Detroit demolition program criticized for lack of diversity

June 15, 2018 GMT

DETROIT (AP) — Detroit’s federally funded demolition program is facing criticism for its lack of diversity with only 26 percent of the blight remediation work going to minority-owned companies.

A Detroit Free Press analysis of public records has found that just 16 percent of the federal dollars disbursed in the city’s demolition program have been awarded to black-owned firms. The contract work awarded is disproportionate to Detroit’s population, which is more than 79 percent black.

Critics and some officials argue that there are many minority business owners who could do the work but they’re being shut out of consideration.

As of June 6, the city had awarded about 20 contractors more than $148 million in contracts for more than 10,360 demolitions.

Detroit’s demolition program, which began in 2014, is dominated by two large non-black-owned companies, Adamo and Homrich, which have earned more than $72 million of the funding combined.

The amount of demolition work awarded to black contractors has also seen a precipitous drop since 2015. Black-owned companies were awarded $10.4 million in 2015, $5.7 million in 2016 and $5.8 million last year.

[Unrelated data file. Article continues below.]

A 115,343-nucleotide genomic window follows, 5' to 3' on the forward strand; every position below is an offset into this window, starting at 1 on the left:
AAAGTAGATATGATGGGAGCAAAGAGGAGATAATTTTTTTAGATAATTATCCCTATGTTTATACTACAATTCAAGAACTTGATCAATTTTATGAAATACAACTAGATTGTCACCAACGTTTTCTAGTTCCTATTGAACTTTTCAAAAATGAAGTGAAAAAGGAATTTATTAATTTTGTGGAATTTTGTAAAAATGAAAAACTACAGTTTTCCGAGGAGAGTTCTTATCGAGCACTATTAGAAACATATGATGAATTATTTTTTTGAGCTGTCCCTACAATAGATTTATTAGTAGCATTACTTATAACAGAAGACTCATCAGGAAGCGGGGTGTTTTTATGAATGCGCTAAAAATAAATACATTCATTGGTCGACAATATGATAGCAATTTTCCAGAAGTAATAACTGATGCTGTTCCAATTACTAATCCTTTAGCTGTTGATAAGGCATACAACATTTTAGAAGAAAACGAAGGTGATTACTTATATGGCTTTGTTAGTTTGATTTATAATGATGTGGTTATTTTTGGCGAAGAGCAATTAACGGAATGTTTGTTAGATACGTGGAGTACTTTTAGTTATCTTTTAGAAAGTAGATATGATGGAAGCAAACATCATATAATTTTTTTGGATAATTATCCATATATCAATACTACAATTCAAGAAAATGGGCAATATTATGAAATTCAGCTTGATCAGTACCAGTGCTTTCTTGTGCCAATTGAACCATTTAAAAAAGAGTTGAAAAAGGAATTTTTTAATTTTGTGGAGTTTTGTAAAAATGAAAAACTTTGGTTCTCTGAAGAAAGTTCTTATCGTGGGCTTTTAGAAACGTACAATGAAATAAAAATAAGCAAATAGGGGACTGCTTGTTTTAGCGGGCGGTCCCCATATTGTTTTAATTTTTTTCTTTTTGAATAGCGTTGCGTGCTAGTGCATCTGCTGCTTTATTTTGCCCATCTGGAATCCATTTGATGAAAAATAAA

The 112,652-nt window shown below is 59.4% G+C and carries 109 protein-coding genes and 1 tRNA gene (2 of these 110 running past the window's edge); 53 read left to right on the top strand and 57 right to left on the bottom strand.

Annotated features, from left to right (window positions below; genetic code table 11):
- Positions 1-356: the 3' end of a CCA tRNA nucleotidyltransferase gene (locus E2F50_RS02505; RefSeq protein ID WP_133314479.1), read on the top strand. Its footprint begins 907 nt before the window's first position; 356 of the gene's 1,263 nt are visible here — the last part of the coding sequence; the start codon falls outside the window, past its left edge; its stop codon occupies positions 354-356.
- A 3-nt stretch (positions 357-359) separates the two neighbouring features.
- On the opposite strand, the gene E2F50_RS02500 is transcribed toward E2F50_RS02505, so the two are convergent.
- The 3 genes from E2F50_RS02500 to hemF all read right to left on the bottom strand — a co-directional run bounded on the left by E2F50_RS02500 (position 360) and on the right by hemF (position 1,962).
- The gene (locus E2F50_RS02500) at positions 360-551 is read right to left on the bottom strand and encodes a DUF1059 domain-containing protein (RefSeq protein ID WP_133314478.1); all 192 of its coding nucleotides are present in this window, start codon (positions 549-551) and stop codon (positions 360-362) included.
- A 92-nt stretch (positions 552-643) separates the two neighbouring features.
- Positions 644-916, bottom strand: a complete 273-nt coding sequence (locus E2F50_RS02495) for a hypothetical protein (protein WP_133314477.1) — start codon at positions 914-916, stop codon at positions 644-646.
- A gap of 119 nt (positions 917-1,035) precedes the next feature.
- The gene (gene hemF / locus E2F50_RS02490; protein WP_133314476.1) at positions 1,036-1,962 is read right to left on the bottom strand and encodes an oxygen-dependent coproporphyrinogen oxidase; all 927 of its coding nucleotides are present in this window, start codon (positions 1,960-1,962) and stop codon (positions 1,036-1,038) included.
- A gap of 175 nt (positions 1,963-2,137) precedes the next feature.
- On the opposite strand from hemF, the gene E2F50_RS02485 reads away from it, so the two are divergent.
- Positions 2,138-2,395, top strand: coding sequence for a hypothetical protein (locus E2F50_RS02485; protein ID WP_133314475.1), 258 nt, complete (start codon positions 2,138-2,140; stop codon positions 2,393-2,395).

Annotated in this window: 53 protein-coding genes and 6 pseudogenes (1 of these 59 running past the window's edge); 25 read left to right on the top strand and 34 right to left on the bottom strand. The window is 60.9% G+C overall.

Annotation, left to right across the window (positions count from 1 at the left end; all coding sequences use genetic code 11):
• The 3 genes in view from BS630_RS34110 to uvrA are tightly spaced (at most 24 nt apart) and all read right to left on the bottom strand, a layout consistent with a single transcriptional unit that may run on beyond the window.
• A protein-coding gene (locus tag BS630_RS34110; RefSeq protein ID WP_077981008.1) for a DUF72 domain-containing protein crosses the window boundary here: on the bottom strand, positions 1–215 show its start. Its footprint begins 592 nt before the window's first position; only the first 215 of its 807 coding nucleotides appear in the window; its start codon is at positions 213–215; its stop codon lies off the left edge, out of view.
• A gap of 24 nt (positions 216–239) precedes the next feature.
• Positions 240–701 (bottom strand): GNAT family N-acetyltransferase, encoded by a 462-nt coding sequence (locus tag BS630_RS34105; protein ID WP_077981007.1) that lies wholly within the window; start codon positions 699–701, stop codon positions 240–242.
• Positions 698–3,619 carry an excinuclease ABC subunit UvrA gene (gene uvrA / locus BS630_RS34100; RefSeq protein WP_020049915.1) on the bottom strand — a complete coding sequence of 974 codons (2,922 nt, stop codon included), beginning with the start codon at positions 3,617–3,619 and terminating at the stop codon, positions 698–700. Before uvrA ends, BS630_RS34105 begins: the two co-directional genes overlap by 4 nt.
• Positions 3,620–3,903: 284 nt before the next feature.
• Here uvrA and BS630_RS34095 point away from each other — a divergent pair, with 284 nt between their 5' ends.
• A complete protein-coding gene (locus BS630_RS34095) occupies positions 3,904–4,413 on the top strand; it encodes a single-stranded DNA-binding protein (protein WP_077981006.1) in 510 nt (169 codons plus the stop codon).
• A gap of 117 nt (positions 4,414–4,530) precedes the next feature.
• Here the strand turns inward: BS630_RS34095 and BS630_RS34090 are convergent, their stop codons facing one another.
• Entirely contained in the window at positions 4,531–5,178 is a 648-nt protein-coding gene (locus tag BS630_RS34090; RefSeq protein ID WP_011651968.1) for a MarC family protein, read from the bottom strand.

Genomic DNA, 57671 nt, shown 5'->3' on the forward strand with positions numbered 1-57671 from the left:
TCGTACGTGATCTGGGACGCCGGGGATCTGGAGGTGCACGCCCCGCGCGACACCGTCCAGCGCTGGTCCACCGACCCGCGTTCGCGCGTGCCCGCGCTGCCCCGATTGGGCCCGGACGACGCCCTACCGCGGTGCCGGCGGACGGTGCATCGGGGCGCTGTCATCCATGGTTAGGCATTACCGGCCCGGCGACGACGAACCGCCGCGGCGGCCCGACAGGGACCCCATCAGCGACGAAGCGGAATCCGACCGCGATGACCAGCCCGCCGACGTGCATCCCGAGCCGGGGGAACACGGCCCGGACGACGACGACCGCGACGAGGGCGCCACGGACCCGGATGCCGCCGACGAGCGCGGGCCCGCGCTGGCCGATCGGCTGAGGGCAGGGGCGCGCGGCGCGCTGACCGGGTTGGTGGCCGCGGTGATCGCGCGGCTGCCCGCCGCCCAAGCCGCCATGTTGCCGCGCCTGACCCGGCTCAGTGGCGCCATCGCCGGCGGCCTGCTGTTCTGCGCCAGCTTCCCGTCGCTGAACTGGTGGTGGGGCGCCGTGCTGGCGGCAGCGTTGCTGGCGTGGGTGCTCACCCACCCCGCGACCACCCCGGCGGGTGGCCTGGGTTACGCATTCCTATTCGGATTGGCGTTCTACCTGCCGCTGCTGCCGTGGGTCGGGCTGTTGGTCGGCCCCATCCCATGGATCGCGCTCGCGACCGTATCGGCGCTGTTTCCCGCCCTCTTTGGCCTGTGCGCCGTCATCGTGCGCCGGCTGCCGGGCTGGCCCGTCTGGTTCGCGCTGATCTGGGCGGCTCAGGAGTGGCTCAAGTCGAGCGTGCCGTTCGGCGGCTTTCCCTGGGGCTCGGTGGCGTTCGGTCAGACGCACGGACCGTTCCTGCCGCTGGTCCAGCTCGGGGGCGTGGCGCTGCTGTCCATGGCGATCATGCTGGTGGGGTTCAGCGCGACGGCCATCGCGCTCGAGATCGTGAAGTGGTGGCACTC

“It’s egregious,” Jason Cole, former executive director of Michigan Minority Contractors Association’s Detroit chapter, said of the low rate of participation. “At the end of the day, they (the city) started with good intentions but they didn’t necessarily complete it. Sixteen percent is concerning for folks because we have people — we have contractors in this demolition space.”

Deb Taitt, owner of Smash Wrecking, said the fight for access to contracts has been going on for years in every part of the city’s contracting process. She suggested creating a program for small contractors to participate and grow.

City officials have recognized the need to use a more diverse group of contractors for the demolition program, but they say they’re limited in part by state and federal policies.

“I wouldn’t attempt to argue that there are not enough (minorities) but I would articulate to them that this program dictates the rules and regulations by which we can award contracts, period,” said Tammy Daniels, director of Land Bank Demolition, which manages the city’s demolition program. “We are in the very infant stages of trying to figure out what we need to do to recruit more contractors. Diversity in the program is a benefit to us.”


Information from: Detroit Free Press,